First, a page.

Experimental Studies of Chaotic Neural Behavior: Cellular Activity and Electroencephalographic Signals

  • P. E. Rapp
  • I. D. Zimmerman
  • A. M. Albano
  • G. C. deGuzman
  • N. N. Greenbaun
  • T. R. Bashore
Part of the Lecture Notes in Biomathematics book series (LNBM, volume 66)

Abstract

Deterministic systems can display a form of highly irregular, quasirandom behavior called chaos. Even though the observed behavior is very complex, the systems which generate it can be very simple. Thus, in at least some instances, irregular biological systems may obey a simple, potentially discoverable, deterministic dynamical law. These systems can undergo reversible transitions to and from chaotic dynamics in response to small changes in parameter values. As a long term goal, this form of analysis may suggest more effective responses to disordered behavior in physiological control systems.

This contribution is concerned with chaos in neural systems and its possible role in epileptogenesis. Calculation of information dimension provides a procedure for distinguishing between chaotic and random behavior. This technique is applied to experimental data from two preparations: spontaneous activity of cortical neurons in the pre- and post-central gyri of the squirrel monkey and human electroen-cephalographic signals. In each case the results suggest that these systems can display low dimensional chaotic behavior.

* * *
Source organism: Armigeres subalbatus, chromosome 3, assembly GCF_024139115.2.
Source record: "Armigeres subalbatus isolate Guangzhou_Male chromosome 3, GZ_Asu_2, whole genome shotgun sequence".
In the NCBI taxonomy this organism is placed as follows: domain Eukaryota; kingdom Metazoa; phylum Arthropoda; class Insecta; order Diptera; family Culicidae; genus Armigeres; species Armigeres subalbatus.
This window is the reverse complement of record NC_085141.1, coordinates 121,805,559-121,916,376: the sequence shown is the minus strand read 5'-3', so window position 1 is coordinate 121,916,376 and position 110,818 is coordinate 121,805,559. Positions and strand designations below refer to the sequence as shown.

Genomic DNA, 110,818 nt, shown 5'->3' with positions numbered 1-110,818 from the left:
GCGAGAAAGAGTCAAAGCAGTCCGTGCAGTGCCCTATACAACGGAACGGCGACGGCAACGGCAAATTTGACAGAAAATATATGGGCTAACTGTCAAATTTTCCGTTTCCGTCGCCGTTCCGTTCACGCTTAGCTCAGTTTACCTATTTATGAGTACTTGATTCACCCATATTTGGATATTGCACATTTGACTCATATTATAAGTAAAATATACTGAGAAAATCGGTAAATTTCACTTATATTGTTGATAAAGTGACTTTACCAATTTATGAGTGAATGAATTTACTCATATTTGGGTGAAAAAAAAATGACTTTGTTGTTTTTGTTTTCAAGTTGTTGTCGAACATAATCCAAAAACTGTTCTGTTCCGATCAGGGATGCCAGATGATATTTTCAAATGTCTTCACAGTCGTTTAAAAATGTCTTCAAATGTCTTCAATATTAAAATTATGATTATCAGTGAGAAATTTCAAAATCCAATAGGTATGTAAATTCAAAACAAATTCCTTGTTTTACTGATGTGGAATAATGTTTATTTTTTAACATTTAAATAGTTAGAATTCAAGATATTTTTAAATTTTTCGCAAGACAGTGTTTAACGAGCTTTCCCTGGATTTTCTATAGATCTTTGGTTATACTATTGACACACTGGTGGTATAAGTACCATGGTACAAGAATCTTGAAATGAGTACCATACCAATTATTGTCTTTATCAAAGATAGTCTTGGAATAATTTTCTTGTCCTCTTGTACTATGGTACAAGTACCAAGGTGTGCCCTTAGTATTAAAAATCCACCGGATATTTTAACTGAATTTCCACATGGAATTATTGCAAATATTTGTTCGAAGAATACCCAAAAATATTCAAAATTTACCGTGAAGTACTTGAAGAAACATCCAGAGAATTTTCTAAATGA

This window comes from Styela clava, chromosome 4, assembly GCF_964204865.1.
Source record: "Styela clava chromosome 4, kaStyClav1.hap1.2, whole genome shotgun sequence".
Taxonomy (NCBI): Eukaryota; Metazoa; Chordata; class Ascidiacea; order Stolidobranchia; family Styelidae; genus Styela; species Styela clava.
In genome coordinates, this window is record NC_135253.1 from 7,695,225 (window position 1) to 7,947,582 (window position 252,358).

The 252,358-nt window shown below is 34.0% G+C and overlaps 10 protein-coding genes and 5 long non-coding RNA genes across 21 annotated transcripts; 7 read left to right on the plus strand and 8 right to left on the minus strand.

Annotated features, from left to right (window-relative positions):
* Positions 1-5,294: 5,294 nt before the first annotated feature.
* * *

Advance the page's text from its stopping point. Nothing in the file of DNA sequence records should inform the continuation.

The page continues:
Keywords

Entropy Convection Manifold Dopamine Schizophrenia 

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Copyright information

© Springer-Verlag Berlin Heidelberg 1986

Authors and Affiliations

  • P. E. Rapp
    • 1
  • I. D. Zimmerman
    • 1
  • A. M. Albano
    • 2
  • G. C. deGuzman
    • 2
  • N. N. Greenbaun
    • 3
  • T. R. Bashore
    • 4
  1. 1.Department of Physiology and BiochemistryThe Medical College of PennsylvaniaPhiladelphiaUSA
  2. 2.Department of PhysicsBryn Mawr CollegeBryn MawrUSA
  3. 3.Department of Mathematical SciencesTrenton State CollegeTrentonUSA
  4. 4.Department of Psychiatry, The Medical College of PennsylvaniaThe Eastern Pennsylvania Psychiatric InstitutePhiladelphiaUSA

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